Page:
A Cut Above: Cutty’s Sandwich Shop Maintains Family Atmosphere

Rachel Kelsey shifted in her bright orange chair. She re-crossed her legs and re-adjusted her patterned headband as she searched for an answer. The sounds of clinking dishes being washed and the opening and closing cabinets provided a hectic ambiance for an interview, but that wasn’t what seemed to faze her.

“When we took off? It was all a blur,” Kelsey said, laughing. “Sorry, I can only think of everything based off of when I had my children—but I know I was definitely pregnant then!”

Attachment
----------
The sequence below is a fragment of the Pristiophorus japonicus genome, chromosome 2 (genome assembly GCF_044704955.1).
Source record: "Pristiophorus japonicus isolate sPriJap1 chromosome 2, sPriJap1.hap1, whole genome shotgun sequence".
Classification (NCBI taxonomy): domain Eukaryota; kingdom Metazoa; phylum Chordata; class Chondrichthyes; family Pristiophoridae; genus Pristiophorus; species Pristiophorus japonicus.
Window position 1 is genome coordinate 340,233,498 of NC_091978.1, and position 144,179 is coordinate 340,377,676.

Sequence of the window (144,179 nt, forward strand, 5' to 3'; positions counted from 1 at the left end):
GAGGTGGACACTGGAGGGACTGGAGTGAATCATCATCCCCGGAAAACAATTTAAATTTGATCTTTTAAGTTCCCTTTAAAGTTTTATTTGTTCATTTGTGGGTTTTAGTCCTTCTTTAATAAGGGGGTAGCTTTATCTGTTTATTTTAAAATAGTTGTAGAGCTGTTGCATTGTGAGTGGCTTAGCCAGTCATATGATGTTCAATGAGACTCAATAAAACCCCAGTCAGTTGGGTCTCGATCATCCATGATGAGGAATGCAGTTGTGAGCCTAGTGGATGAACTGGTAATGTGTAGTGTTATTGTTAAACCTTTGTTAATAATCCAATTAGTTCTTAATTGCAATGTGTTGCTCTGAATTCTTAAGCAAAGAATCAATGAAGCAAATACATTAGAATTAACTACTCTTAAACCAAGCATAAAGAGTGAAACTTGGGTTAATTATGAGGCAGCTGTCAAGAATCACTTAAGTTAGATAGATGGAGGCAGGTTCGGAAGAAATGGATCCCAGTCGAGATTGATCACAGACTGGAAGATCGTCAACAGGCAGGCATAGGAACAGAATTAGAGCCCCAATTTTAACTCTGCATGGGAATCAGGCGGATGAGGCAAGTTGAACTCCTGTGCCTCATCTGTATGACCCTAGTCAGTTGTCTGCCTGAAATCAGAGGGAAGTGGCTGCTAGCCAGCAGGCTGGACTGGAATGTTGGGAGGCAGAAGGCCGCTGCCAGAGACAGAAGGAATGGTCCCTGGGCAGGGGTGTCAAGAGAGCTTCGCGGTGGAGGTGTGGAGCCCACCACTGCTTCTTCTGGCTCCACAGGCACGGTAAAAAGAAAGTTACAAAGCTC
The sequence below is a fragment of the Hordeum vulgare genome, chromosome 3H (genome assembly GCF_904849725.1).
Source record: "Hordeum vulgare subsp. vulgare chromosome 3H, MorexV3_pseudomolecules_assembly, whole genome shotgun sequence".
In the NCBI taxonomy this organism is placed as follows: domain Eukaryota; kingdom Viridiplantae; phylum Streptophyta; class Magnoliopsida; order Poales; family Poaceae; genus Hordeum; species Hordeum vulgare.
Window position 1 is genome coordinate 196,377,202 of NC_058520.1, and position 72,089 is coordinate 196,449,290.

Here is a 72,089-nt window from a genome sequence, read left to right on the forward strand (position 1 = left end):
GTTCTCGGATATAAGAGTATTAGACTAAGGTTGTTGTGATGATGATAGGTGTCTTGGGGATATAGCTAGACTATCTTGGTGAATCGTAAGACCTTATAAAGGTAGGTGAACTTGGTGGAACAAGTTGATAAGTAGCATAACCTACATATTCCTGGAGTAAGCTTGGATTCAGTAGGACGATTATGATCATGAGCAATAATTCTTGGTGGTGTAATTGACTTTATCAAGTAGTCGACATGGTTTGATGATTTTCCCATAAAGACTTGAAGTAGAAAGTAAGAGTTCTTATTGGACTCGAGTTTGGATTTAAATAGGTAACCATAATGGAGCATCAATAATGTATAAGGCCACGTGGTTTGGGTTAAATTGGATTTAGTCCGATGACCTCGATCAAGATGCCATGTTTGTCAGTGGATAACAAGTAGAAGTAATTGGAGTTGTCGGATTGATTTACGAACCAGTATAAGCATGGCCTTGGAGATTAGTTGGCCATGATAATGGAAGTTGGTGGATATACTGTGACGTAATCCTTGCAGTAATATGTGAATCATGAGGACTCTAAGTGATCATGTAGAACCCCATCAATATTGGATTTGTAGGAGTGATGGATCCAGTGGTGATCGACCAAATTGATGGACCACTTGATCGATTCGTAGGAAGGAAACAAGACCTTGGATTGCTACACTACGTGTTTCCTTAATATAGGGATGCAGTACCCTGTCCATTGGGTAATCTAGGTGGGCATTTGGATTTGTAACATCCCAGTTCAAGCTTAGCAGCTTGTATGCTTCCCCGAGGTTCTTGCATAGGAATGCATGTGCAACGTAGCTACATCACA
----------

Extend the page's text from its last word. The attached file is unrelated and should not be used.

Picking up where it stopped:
Now almost six years—and two sons—later, it is impossible to tell that Kelsey and her husband opened their restaurant, Cutty’s, just months into new-parenthood. A framed cover of Boston Magazine hangs to the left of the 16-seat sandwich shop’s glass front door. Just above it radiates a neon, spray-painted silhouette of Food Network personality, Guy Fieri—adjacent to his autograph. A chalkboard wall extends the length of the restaurant’s right side which is home to a handwritten list of ingredients titled “where we get our stuff,” making ingredients like Taza chocolate and dutch-aged gouda more approachable. Paper menus with curling corners hang on the wall, just a glance above the open kitchen where sandwiches like the Ham Dijon, Greens Bacon, and Pork Fennel are assembled.